8 Tips to get Sharp Pictures
Hello from Spain!
I’m so happy to be able to share in this article some things I’ve learned about photography from this side of the world!
When we decided to do photography as a business, I remember looking at many many many photography blogs for inspiration. There were two things that got my attention the most: color and sharpness. Bright colored photographs with tack sharp subjects. Subjects that “popped” from a beautiful creamy background. In developing my style, I wanted that to be a part of my photography. I knew a lot about shooting manual, but for some reason I could not get that amazing sharpness that I kept seeing all over the internet. It became one of my main focuses and I began to google, read books, and practice to achieve what I wanted. Soon I was able to see the results! I loved zooming all the way on the eyes of the subject when editing pictures and seeing perfect focused eye lashes. Here is what helped me the most to accomplish it! If you have more tips, I would love to hear it!
1. Choose the right lens. I started photography using zoom lenses. They were just comfortable and convenient to me. I didn’t have to move around a lot during sessions, especially for children photography. After a lot of research, I soon found out that prime lenses could give me sharper images. It meant I had to move around more during photo sessions, but I didn’t mind giving up comfort to obtain sharper images. I bought a Canon 50mm 1.4 to start with. Boy did I see a change! Being able to shoot pictures wide open to get an amazing bokeh and seeing that the eye lashes were still tack sharp was amazing! There are many wonderful zoom lenses that can give you perfectly sharp images too, but as a personal preference and after trying some zoom lenses, I personally prefer using prime lenses. If you are still wanting to use zoom lenses, I suggest you to use the 24-70mm 2.8 and the 70-300mm 2.8. My dream lens is the 85mm 1.2! But I use my 50mm 1.4 90% of the time and my 28mm 1.8 for specific effects (like the picture in the middle of a road in Madrid city). My 28mm doesn’t give me the creamy background I like, but I love the effect it makes with the background for portraits. If you don’t want to make an investment without trying a lens first, you can rent one! I did this to try the zoom lenses I needed for wedding photography.
2. Focus on the eyes. When I’m doing a photo session, I make sure I focus on the eye of the subject. If, for example, the subject is posing in a way that his head is closer to the camera than his legs and I just focus on his legs, the face won’t be as focused. So it’s very important to always focus on the eyes, unless you are trying to accomplish a different effect.
3. When you have trouble focusing, use the center focal point. Sometimes it can be hard for the camera to focus, like when there is low light or when the sun is in front of you. Using the center focal point will be more effective since it’s the strongest one. You can either switch focal points as you take pictures or use the center focal point and recompose. I personally like using the center focal point and recomposing and it’s how I’ve obtained fewer blurry images. But I suggest you to try yourself and compare results.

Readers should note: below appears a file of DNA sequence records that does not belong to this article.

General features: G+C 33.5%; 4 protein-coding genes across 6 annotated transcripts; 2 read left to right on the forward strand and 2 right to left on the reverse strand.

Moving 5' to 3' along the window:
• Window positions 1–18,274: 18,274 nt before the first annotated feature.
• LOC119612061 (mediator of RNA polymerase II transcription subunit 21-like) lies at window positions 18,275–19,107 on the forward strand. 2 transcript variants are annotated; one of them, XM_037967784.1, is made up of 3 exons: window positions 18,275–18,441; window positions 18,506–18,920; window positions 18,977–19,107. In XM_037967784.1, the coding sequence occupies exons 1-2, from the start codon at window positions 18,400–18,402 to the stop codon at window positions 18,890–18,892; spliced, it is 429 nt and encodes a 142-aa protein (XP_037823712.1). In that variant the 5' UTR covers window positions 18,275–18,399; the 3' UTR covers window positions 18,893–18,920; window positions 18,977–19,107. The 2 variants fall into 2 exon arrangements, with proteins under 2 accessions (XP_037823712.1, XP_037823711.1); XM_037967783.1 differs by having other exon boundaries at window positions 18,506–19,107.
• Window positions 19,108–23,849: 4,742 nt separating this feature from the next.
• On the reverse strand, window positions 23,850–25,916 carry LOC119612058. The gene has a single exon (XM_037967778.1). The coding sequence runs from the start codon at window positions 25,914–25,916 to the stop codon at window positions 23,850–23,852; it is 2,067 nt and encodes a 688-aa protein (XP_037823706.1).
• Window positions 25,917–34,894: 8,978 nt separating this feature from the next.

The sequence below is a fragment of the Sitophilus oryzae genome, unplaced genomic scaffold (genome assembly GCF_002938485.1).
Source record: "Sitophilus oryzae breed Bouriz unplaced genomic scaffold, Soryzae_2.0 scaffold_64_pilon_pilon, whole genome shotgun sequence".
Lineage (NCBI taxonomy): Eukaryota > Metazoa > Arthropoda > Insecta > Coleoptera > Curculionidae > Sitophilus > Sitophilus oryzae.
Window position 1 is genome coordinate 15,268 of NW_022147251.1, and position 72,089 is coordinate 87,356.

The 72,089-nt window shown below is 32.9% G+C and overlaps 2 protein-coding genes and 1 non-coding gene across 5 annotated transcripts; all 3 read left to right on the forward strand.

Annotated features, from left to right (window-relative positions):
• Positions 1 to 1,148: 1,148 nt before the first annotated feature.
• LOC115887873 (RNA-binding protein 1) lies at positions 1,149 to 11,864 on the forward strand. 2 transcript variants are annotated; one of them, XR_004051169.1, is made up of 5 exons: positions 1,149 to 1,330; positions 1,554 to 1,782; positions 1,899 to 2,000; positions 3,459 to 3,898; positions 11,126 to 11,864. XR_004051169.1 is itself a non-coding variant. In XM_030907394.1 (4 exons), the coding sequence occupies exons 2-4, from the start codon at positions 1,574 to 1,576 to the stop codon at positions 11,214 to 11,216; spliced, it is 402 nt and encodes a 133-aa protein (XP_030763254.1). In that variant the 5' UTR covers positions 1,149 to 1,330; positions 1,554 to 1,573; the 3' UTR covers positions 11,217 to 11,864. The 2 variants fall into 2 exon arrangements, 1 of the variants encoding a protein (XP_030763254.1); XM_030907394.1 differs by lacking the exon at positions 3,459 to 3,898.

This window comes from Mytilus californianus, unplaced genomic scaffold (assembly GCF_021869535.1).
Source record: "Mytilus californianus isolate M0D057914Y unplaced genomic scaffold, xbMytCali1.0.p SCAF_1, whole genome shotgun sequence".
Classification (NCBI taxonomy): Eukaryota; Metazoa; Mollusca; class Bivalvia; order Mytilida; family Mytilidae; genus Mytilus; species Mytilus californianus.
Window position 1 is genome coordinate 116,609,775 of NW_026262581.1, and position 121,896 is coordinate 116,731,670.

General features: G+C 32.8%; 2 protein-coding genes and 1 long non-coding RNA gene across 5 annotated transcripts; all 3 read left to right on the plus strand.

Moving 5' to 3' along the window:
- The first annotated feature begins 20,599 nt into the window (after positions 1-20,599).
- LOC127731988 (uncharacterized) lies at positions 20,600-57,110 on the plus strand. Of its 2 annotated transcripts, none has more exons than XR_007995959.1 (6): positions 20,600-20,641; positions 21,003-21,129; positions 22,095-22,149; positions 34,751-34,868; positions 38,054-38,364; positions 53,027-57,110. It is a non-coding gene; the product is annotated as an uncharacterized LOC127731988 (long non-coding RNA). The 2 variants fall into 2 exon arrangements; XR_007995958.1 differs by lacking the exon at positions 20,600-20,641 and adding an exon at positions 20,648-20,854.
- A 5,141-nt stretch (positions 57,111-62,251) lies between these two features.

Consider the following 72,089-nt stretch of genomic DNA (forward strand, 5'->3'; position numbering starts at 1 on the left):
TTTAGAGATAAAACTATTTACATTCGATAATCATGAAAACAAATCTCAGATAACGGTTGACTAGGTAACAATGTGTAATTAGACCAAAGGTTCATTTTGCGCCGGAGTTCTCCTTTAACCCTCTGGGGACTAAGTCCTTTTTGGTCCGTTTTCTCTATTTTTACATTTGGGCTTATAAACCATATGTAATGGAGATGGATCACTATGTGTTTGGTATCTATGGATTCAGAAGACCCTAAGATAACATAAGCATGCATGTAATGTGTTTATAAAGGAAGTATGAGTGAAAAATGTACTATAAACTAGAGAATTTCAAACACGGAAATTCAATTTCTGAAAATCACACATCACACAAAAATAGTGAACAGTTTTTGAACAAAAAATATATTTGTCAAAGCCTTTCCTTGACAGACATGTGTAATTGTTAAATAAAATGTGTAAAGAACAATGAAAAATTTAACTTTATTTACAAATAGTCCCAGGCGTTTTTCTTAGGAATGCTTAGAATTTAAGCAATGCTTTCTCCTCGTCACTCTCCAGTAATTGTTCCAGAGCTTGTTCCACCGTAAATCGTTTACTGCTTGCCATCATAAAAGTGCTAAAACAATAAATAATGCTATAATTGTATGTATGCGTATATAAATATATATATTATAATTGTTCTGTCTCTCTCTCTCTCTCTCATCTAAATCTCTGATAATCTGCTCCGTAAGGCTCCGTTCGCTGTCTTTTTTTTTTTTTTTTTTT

4. Make sure the camera shutter speed is fast enough. I do a lot of family and children photo sessions and I love taking pictures of families tickling each other, hugging, laughing, playing, jumping… So I never shoot at a shutter speed slower than 1/250. If I’m taking pictures of a person that can stand still, I might shoot at 1/125. But the faster the speed, the more you will avoid blurry images if the subject moves. If the kids are running or jumping, I would suggest to use a speed faster than 1/250. I’ve heard many photographers say they are able to shoot portraits at 1/60 with no problems though! But I always stick to 1/125 or 1/250 to avoid surprises 🙂
5. Don’t take pictures at the maximum aperture of your lens. If your lens can open at a maximum of 1.4, set your aperture at 1.8 or 2.2. I personally like setting the aperture at 2.8 to have a larger focal distance in case the subject moves, especially for close ups when photographing children. But I love the effect and creamy background when I set the aperture at 1.2 or 1.4 and how the eyes pop. It’s a matter of practice and trying different ways! Don’t forget if you are taking group pictures, it is best to set it at a closer aperture like f8 or f11 or even more, depending on how many people are in the group, to make sure they all are focused, especially if there are some of them standing at a different focal distance from the others.
6. Focus before every picture. I take a lot of pictures of each pose. If I don’t focus right before every single time I push the shutter, and the camera or I accidentally focus wrong, then all the images for that pose will be blurry.
7. Light. Learn all you can about lighting. I’ve found it does make a difference too!
8. Back Button Focus. I personally do not use this tool, but I have heard wonderful things and would love to start using it soon!
Thank you for reading this article! These changes made a big difference in my pictures and I hope it can be helpful to you! I strongly suggest you to try and practice and find what works best for you!
Have a wonderful day!
JoyandJames Sumpter says
Love that your article was posted! Great tips! I’m always studying up on better focus techniques..thx
Lou Ann Keiser says
Enjoyed seeing your pictures and reading about your ideas. Congratulations on your article!
I just started using back button focus rather than focus and recompose. It definitely takes some getting used to and re-training your brain but I think I like it better. It seems to keep me more accurate. I use primarily zoom lenses though so I’m not sure how it works for primes. I need to rent a good one and find out 🙂